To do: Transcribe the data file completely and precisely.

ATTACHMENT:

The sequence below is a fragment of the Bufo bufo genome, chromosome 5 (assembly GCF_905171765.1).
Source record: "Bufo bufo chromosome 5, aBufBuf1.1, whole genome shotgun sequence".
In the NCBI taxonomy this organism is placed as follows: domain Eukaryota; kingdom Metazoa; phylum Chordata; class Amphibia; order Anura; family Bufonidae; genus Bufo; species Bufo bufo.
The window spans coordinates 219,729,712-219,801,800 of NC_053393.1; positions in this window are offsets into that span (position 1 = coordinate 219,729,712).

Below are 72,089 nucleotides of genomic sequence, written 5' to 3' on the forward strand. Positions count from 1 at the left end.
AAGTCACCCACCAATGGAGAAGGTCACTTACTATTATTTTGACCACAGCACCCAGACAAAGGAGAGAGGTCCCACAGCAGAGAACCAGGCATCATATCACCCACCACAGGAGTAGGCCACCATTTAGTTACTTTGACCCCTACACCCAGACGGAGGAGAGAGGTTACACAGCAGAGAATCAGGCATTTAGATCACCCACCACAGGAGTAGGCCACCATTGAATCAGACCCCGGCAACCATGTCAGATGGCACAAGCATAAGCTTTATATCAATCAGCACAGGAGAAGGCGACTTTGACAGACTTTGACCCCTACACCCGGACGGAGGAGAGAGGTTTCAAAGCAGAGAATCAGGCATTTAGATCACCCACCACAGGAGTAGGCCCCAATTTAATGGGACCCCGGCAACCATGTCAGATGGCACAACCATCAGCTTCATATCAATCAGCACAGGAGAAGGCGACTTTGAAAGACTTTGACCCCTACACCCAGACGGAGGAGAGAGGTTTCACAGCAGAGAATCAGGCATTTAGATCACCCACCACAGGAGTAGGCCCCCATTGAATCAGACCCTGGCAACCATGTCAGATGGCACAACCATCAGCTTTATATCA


The sequence below is a fragment of the Bufo bufo genome, chromosome 5 (assembly GCF_905171765.1).
Source record: "Bufo bufo chromosome 5, aBufBuf1.1, whole genome shotgun sequence".
In the NCBI taxonomy this organism is placed as follows: domain Eukaryota; kingdom Metazoa; phylum Chordata; class Amphibia; order Anura; family Bufonidae; genus Bufo; species Bufo bufo.
The window spans coordinates 219,729,712-219,801,800 of NC_053393.1; positions in this window are offsets into that span (position 1 = coordinate 219,729,712).

Below are 72,089 nucleotides of genomic sequence, written 5' to 3' on the forward strand. Positions count from 1 at the left end.
AAGTCACCCACCAATGGAGAAGGTCACTTACTATTATTTTGACCACAGCACCCAGACAAAGGAGAGAGGTCCCACAGCAGAGAACCAGGCATCATATCACCCACCACAGGAGTAGGCCACCATTTAGTTACTTTGACCCCTACACCCAGACGGAGGAGAGAGGTTACACAGCAGAGAATCAGGCATTTAGATCACCCACCACAGGAGTAGGCCACCATTGAATCAGACCCCGGCAACCATGTCAGATGGCACAAGCATAAGCTTTATATCAATCAGCACAGGAGAAGGCGACTTTGACAGACTTTGACCCCTACACCCGGACGGAGGAGAGAGGTTTCAAAGCAGAGAATCAGGCATTTAGATCACCCACCACAGGAGTAGGCCCCAATTTAATGGGACCCCGGCAACCATGTCAGATGGCACAACCATCAGCTTCATATCAATCAGCACAGGAGAAGGCGACTTTGAAAGACTTTGACCCCTACACCCAGACGGAGGAGAGAGGTTTCACAGCAGAGAATCAGGCATTTAGATCACCCACCACAGGAGTAGGCCCCCATTGAATCAGACCCTGGCAACCATGTCAGATGGCACAACCATCAGCTTTATATCA